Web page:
• Infrastructure debt – An infrastructure debt fund is set up with the intention of loaning money to finance the building of essential societal and economic needs, such as roads, bridges, airports, power plants and beyond. Infrastructure debt is seen as a relatively stable and lower-risk form of private debt, with lower default rates than corporate debt.

How has private debt grown? 

Private debt as an asset class has exploded since 2000. But market factors have shifted significantly over the past few years – thanks to Covid-fueled economic instability, global conflicts, climbing interest rates and beyond. Through all of it, private debt, just like private capital in general, has seen its impressive growth sustain. There are several factors behind its continued growth.

Chart showing private debt fundraising activity from 2012 to 2022

Why investors are turning to private debt

Private debt has become increasingly popular among investors for several compelling reasons. Its reputation as a low-risk investment relative to other alternative asset classes makes it a preferred choice for many. Additionally, private debt offers attractive risk-adjusted returns, especially in low-interest-rate environments. Investors value the portfolio diversification it provides, along with its low correlation to public markets. These characteristics, combined with the potential for predictable and contractual returns, make private debt a lucrative and strategic investment option in the diverse world of private capital.

Larger private debt deal sizes 

While the number of private debt deals carried out has shrunk, the average size of deals has grown considerably. The U.S. has seen over $50 billion in unitranche loans sized at $1 billion or larger since September 2019.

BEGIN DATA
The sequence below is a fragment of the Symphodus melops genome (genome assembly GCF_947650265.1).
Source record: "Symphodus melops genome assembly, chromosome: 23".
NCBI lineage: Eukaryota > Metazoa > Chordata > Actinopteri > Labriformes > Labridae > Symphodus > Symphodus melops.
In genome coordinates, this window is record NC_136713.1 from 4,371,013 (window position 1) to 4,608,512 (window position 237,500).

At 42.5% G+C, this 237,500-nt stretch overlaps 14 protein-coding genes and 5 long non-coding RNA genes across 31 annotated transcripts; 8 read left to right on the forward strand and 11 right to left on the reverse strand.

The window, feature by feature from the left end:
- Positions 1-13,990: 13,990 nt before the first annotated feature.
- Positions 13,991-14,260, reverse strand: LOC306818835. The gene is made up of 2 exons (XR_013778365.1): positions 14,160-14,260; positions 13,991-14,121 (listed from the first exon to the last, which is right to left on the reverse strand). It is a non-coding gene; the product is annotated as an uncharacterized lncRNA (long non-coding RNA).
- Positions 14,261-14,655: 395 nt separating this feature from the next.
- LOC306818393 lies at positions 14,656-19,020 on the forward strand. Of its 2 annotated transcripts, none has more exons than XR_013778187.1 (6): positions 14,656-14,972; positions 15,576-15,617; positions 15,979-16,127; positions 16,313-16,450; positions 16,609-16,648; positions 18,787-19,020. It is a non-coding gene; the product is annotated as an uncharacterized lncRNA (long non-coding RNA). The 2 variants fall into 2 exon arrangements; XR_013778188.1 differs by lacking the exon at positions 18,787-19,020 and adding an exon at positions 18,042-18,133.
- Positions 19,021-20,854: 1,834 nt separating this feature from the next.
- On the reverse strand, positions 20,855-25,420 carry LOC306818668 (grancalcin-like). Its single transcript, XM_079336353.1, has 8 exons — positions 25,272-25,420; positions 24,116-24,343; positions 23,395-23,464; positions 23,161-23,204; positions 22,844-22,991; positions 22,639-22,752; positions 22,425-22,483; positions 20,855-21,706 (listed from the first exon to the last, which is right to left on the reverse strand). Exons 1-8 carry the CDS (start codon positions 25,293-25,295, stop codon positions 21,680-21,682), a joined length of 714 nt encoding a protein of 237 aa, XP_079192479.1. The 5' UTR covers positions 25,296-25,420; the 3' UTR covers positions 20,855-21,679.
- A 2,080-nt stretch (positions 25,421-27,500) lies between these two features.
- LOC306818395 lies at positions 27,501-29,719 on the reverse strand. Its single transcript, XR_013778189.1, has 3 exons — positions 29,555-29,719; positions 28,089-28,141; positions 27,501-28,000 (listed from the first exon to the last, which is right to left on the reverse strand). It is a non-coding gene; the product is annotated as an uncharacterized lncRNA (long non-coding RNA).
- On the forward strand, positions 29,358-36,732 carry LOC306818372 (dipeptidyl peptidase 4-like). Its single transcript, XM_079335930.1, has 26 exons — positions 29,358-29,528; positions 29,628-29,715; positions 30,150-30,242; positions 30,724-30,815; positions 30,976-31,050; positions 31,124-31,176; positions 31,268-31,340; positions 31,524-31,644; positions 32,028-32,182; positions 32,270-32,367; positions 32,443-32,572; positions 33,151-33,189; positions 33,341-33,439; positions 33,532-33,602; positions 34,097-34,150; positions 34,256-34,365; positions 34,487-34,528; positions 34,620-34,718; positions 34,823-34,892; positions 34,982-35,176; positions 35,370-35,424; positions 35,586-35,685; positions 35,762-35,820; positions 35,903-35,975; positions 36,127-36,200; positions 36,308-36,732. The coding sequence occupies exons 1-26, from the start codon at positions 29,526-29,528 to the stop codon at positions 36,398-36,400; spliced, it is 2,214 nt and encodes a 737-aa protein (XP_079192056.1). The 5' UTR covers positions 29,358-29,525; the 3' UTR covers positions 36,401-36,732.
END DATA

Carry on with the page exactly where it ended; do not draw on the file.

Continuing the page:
Customizable nature of private debt 

Private debt hit its stride as we entered a nearly 15-year period of extremely low interest rates and investors sought investments that would provide the returns they needed at an acceptable risk level. Even as interest rates are climbing again, private debt’s flexibility and differing levels of risk and return by class of debt offers permanent appeal. There’s always a debt strategy that fits the market conditions, whatever they may be. 

Interest rate flexibility 

As rates rise, interest in private debt doesn’t necessarily dissipate since managers can turn to a floating interest rate. While this raises costs for borrowers, it does raise the potential for higher returns for investors. 

Continued private debt adoption in Europe and Asia 

Private debt first took hold in the U.S., but has been seeing increased adoption in Europe and Asia recently. One-fifth of all private debt deal activity since 2019 has occurred in Europe, and APAC’s private debt AUM has grown 195% over the last five years. 

Industry trends in the private debt space 

With all the growth the private debt space has seen in the last few decades, exciting developments are on the horizon for this industry. What are some of the key private debt trends to watch for? 

Less market share for banks 

Tightened regulations are keeping banks away from leveraged loans, pushing companies of all sizes to private debt as an attractive alternative to bank financing. Between 1994 and 2020, banks saw an 80% drop in loan market participation. 

Larger deals and funds 

Private debt has encroached on the bank dominated broadly syndicated loan market, with several headline-grabbing $1 billion+ deals throughout 2021. And as deal sizes balloon, fund sizes are growing alongside them, with the average fund size surpassing $1 billion in the first quarter of 2021.  

Rising popularity for venture debt 

Venture debt emerged as a major alternative source of financing for high-growth startups that have traditionally opted to solely finance through equity VC. More than $20 billion has been loaned to VC-backed companies in the US during each of the past three years. 

US venture debt growth 2011-2021

What do private debt managers need to succeed? 

As the private debt and direct lending industries continue to expand, many fund managers find themselves lacking the proper infrastructure and processes to scale their businesses. Allvue offers an award-winning suite of solutions meant to support a private debt manager at every turn of the investment lifecycle, including the following challenges: 

For more on Allvue’s private debt solutions, reach out for a live demo below.